Homes

Millennials and boomers drive design in Parade of Homes

Information provided by the Home Builders Association of Greater Kansas City

Gary Kerns of Gary Kerns Homebuilders says millennials are discerning buyers and willing to pay for what they want. This split-level Parade of Homes entry located at 17175 NW 132nd Circle in Platte City's Copper Ridge subdivision is priced in the mid $200s.
Gary Kerns of Gary Kerns Homebuilders says millennials are discerning buyers and willing to pay for what they want. This split-level Parade of Homes entry located at 17175 NW 132nd Circle in Platte City's Copper Ridge subdivision is priced in the mid $200s.

Spring has sprung and both homebuilders and prospective buyers are raving about this year’s Spring Parade of Homes, which began April 23 and runs until May 8. Presented by the Home Builders Association of Greater Kansas City, the Parade features 347 homes located throughout the metro area on both sides of the State Line.

This year’s design trends are influenced by two strong demographics, according to metro area homebuilders—younger millennials in their 20’s and early 30’s who’ve been saving up and are finally ready for home ownership, as well as baby boomers who are ready to right-size and enjoy their grandkids in a low-maintenance setting.

Gary Kerns of Gary Kerns Homebuilders in Platte City is currently building two custom homes for millennials, and says the younger generation is waiting to buy their first home so they can afford to get exactly what they want.

“They are designing their homes with the thought of how to get the most out of it. They use every space possible. (Millennials) look for ways to utilize their patios and decks for extending living space, and they design the space with not only everyday living and entertainment in mind, but also longevity,” Kerns said.

Millennials are shrewd negotiators and more financially savvy than you might expect, Kerns said. However, they are willing to pay extra for things they consider important, such as a bar for entertaining, as well as natural materials and accents like premium stone, quartz surfaces and barn wood.

“They know exactly what they want and they will figure a way to get it. Before they make financial decisions they are pushing the numbers and making sure they are getting the most for their money,” Kerns added.

Greg Prieb II, president of Prieb Homes, said growth in the Millennial homebuyer market has changed the game when it comes to standard features, which now include covered patios, exterior gas lines for grills, fire pits, heaters and fireplaces, and additional access to technology, such as USB ports built into outlets.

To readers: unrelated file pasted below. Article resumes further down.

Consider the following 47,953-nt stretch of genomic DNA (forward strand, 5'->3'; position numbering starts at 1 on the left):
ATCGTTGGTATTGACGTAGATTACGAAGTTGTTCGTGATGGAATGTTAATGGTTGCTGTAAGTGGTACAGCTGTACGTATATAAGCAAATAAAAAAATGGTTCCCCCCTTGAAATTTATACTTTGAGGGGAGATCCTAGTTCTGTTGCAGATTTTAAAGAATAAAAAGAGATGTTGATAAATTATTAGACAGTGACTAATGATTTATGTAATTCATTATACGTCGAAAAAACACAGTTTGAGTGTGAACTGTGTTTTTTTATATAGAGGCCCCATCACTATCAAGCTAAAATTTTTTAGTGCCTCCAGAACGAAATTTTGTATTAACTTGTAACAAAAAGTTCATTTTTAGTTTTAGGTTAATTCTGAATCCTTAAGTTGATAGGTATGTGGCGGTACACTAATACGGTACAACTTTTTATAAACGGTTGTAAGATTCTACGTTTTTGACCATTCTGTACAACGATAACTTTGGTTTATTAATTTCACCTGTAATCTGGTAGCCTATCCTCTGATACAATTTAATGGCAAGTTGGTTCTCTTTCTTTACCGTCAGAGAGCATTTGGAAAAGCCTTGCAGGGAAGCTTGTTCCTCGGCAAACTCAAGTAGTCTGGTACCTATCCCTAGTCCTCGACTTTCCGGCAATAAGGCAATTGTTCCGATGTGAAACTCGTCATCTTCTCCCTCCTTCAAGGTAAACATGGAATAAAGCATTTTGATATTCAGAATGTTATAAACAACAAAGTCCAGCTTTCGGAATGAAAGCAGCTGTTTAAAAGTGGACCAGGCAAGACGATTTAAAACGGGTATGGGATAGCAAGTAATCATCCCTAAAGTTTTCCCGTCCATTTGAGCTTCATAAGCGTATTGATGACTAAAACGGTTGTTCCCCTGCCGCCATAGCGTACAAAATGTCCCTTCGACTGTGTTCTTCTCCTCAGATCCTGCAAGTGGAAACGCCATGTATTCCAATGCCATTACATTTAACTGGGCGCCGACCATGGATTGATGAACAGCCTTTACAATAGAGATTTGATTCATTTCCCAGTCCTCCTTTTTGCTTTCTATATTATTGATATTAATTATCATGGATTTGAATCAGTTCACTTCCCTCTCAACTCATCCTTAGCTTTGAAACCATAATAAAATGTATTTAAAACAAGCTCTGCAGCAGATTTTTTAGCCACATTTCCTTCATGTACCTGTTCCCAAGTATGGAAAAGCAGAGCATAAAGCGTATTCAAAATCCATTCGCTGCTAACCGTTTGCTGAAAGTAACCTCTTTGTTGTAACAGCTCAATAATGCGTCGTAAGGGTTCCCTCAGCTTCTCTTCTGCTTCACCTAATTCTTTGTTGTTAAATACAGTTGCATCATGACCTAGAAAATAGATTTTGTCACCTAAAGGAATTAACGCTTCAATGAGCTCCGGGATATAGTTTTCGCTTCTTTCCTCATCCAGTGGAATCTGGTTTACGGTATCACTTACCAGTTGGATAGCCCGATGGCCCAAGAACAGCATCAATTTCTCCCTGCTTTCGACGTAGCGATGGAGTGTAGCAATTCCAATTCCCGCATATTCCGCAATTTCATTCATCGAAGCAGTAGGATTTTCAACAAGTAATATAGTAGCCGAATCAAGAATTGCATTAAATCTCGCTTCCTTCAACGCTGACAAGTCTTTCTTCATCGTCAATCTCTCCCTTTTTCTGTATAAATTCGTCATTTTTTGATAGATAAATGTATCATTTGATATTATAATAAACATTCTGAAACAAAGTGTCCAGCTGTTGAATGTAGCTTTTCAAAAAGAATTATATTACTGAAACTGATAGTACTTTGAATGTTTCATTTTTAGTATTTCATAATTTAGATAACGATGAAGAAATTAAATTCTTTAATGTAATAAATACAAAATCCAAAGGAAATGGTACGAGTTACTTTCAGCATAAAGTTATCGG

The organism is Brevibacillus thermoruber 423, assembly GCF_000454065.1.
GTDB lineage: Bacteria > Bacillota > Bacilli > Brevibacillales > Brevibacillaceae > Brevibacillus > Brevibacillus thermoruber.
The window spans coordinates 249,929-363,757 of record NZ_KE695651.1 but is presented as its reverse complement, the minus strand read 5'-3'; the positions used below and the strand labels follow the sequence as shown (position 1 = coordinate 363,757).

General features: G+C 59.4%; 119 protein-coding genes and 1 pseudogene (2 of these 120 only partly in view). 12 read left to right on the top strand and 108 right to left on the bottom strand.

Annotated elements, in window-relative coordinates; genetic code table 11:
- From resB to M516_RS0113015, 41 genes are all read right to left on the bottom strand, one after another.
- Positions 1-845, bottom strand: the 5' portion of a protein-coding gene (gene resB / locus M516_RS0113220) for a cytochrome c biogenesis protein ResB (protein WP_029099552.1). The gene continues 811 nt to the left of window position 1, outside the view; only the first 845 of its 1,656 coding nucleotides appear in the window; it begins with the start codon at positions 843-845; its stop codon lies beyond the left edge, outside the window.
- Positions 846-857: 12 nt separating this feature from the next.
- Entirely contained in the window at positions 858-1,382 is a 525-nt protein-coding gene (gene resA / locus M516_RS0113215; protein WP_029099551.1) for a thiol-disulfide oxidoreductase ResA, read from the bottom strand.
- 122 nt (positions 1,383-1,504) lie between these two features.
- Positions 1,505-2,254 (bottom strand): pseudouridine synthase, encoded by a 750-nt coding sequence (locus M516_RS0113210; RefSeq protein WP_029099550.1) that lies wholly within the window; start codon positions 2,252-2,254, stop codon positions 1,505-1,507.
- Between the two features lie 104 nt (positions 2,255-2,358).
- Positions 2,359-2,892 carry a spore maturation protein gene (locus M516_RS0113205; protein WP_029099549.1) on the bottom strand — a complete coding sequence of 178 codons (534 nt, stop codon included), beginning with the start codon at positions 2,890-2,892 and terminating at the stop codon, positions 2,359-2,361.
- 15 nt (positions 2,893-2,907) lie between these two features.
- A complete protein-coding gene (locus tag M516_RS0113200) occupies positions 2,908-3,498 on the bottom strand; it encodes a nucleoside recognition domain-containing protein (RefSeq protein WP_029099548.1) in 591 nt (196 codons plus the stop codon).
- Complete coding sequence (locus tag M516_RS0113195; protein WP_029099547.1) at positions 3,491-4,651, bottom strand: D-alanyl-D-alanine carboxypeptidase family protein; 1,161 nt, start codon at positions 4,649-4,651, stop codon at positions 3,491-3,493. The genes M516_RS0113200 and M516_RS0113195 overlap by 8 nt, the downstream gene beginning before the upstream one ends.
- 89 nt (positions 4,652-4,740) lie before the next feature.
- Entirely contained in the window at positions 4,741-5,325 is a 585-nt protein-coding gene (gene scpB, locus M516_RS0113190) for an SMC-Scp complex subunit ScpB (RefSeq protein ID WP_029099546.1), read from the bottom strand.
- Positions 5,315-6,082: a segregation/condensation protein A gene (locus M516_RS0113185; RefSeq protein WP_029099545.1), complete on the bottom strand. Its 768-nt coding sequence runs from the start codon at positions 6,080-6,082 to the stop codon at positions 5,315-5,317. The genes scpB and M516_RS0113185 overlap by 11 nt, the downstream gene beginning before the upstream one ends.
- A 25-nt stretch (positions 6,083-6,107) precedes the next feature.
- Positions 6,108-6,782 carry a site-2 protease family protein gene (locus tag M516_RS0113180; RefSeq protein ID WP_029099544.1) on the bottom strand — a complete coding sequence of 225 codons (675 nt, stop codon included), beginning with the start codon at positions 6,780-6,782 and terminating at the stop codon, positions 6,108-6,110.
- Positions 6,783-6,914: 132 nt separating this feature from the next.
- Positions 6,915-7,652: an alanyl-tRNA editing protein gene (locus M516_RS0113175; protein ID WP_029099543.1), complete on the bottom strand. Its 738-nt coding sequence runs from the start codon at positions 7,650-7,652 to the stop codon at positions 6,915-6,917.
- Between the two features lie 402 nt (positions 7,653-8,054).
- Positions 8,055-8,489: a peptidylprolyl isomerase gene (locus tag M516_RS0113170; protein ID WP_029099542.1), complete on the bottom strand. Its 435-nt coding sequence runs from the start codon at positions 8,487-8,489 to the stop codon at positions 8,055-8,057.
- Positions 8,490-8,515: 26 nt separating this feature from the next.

“It is fun and challenging to figure out a way to build a buyer’s concept, but in a completely different context or application in a way it flows well,” Prieb said. “Trim packages with box beams and paneled siding have also been an attraction Millennials have been gravitating towards.”

Prieb, who has 13 homes listed in the Spring Parade, noted that dining rooms, jetted tubs and large fireplaces are just a few items the Millennial generation seems to not desire as heavily as in years past, although those features hold value for many boomer buyers.

While the millennial market is grabbing headlines, baby boomers are creating a growing market of their own. With grandkids in mind, boomers are rightsizing from their family homes into well-appointed and maintenance-provided patio homes, cottages and even townhomes.

John Jamison, president of Spring Hill, Kan.-based First Choice Custom Homes, is presenting two reverse 1-1/2-story, four-bedroom homes in the 2016 Spring Parade of Homes--one in Stone Bridge Park in Olathe and the other in Northridge at Piper Estates in Kansas City, Kan.

“Features that we’re seeing from boomers include severe weather rooms and concrete storage rooms built beneath front porches for storage and hardened security,” Jamison said. “On the design side, older homebuyers are sticking with warm, earth tones, dark wooden accents and exposed beams.”

Although millennials tend to prefer white and gray walls, while boomers favor warm woods and color schemes, there are some interior design trends that appear to carry across the generations.

Unmatched elements, such as white cabinets complemented by a dark kitchen island, is one example of the concept, which is really about asymmetrical balance.

Buyers will find the unmatched trend in everything from contrasting patterns and colors in printed and patterned fabrics for items like sofas, chair cushions, draperies, throw pillows and bedding.

When it comes to lighting, this contrasted balance is reflected in the choice of classic metal lamps, which may share the same living space with painted lamps with fabric shades. Commingling formal and casual furniture is another popular look.

Prospective buyers of all ages can check out the latest design and lifestyle trends at the 2016 Parade of Homes, which runs through May 8.

Spring Parade of Homes

Presented by the Home Builders Association of Greater Kansas City

When: Now through May 8

Admission: Free

Hours: Open daily 11 a.m. – 6 p.m.

Information: Pick up your Parade Guide at the Home Builders Association (I-435 and Holmes Rd.) or at any of the 347 Parade homes in the metro area.

Web: Search online at kcparadeofhomes.com

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